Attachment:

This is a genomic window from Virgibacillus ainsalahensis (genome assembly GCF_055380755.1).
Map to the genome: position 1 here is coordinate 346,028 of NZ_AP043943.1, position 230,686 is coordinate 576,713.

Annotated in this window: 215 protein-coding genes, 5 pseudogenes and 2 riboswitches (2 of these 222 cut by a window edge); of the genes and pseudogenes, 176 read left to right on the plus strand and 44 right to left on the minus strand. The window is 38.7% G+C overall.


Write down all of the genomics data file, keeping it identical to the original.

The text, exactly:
This is a genomic window from Virgibacillus ainsalahensis (genome assembly GCF_055380755.1).
Map to the genome: position 1 here is coordinate 346,028 of NZ_AP043943.1, position 230,686 is coordinate 576,713.

Annotated in this window: 215 protein-coding genes, 5 pseudogenes and 2 riboswitches (2 of these 222 cut by a window edge); of the genes and pseudogenes, 176 read left to right on the plus strand and 44 right to left on the minus strand. The window is 38.7% G+C overall.